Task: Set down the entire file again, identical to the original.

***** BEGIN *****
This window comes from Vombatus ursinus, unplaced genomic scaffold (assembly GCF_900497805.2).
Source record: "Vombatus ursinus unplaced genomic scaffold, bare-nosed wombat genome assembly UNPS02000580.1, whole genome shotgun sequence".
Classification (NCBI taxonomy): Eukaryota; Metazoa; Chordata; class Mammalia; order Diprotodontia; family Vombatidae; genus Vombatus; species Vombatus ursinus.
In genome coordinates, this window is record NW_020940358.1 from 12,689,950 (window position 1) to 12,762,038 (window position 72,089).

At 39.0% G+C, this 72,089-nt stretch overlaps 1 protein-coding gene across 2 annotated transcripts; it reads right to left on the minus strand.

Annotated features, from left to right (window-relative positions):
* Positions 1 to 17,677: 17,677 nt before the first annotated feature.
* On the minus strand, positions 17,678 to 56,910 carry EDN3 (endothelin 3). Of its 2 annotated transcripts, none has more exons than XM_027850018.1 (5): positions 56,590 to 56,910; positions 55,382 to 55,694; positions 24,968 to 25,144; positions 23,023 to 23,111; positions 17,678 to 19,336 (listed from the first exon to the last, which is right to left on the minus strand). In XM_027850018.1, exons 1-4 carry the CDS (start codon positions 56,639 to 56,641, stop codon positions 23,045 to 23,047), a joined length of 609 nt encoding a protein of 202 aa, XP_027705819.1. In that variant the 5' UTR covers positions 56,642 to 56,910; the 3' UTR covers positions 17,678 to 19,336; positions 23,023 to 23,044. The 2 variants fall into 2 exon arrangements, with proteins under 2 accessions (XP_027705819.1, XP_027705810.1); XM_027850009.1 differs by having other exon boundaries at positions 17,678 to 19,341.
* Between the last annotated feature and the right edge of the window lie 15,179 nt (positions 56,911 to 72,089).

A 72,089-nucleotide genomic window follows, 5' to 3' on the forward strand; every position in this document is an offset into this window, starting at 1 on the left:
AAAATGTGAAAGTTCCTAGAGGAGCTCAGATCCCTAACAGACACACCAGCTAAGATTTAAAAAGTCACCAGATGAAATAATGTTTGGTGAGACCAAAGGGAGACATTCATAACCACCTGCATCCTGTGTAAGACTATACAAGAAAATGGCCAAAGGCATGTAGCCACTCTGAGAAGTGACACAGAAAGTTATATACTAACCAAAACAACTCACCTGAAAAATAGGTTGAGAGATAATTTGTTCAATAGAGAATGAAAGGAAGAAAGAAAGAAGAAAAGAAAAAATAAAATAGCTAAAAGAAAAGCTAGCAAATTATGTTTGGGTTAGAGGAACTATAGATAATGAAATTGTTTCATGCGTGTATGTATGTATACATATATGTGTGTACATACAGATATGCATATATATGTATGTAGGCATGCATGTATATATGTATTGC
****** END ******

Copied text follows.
This window comes from Vombatus ursinus, unplaced genomic scaffold (assembly GCF_900497805.2).
Source record: "Vombatus ursinus unplaced genomic scaffold, bare-nosed wombat genome assembly UNPS02000580.1, whole genome shotgun sequence".
Classification (NCBI taxonomy): Eukaryota; Metazoa; Chordata; class Mammalia; order Diprotodontia; family Vombatidae; genus Vombatus; species Vombatus ursinus.
In genome coordinates, this window is record NW_020940358.1 from 12,689,950 (window position 1) to 12,762,038 (window position 72,089).

At 39.0% G+C, this 72,089-nt stretch overlaps 1 protein-coding gene across 2 annotated transcripts; it reads right to left on the minus strand.

Annotated features, from left to right (window-relative positions):
* Positions 1 to 17,677: 17,677 nt before the first annotated feature.
* On the minus strand, positions 17,678 to 56,910 carry EDN3 (endothelin 3). Of its 2 annotated transcripts, none has more exons than XM_027850018.1 (5): positions 56,590 to 56,910; positions 55,382 to 55,694; positions 24,968 to 25,144; positions 23,023 to 23,111; positions 17,678 to 19,336 (listed from the first exon to the last, which is right to left on the minus strand). In XM_027850018.1, exons 1-4 carry the CDS (start codon positions 56,639 to 56,641, stop codon positions 23,045 to 23,047), a joined length of 609 nt encoding a protein of 202 aa, XP_027705819.1. In that variant the 5' UTR covers positions 56,642 to 56,910; the 3' UTR covers positions 17,678 to 19,336; positions 23,023 to 23,044. The 2 variants fall into 2 exon arrangements, with proteins under 2 accessions (XP_027705819.1, XP_027705810.1); XM_027850009.1 differs by having other exon boundaries at positions 17,678 to 19,341.
* Between the last annotated feature and the right edge of the window lie 15,179 nt (positions 56,911 to 72,089).

A 72,089-nucleotide genomic window follows, 5' to 3' on the forward strand; every position in this document is an offset into this window, starting at 1 on the left:
AAAATGTGAAAGTTCCTAGAGGAGCTCAGATCCCTAACAGACACACCAGCTAAGATTTAAAAAGTCACCAGATGAAATAATGTTTGGTGAGACCAAAGGGAGACATTCATAACCACCTGCATCCTGTGTAAGACTATACAAGAAAATGGCCAAAGGCATGTAGCCACTCTGAGAAGTGACACAGAAAGTTATATACTAACCAAAACAACTCACCTGAAAAATAGGTTGAGAGATAATTTGTTCAATAGAGAATGAAAGGAAGAAAGAAAGAAGAAAAGAAAAAATAAAATAGCTAAAAGAAAAGCTAGCAAATTATGTTTGGGTTAGAGGAACTATAGATAATGAAATTGTTTCATGCGTGTATGTATGTATACATATATGTGTGTACATACAGATATGCATATATATGTATGTAGGCATGCATGTATATATGTATTGC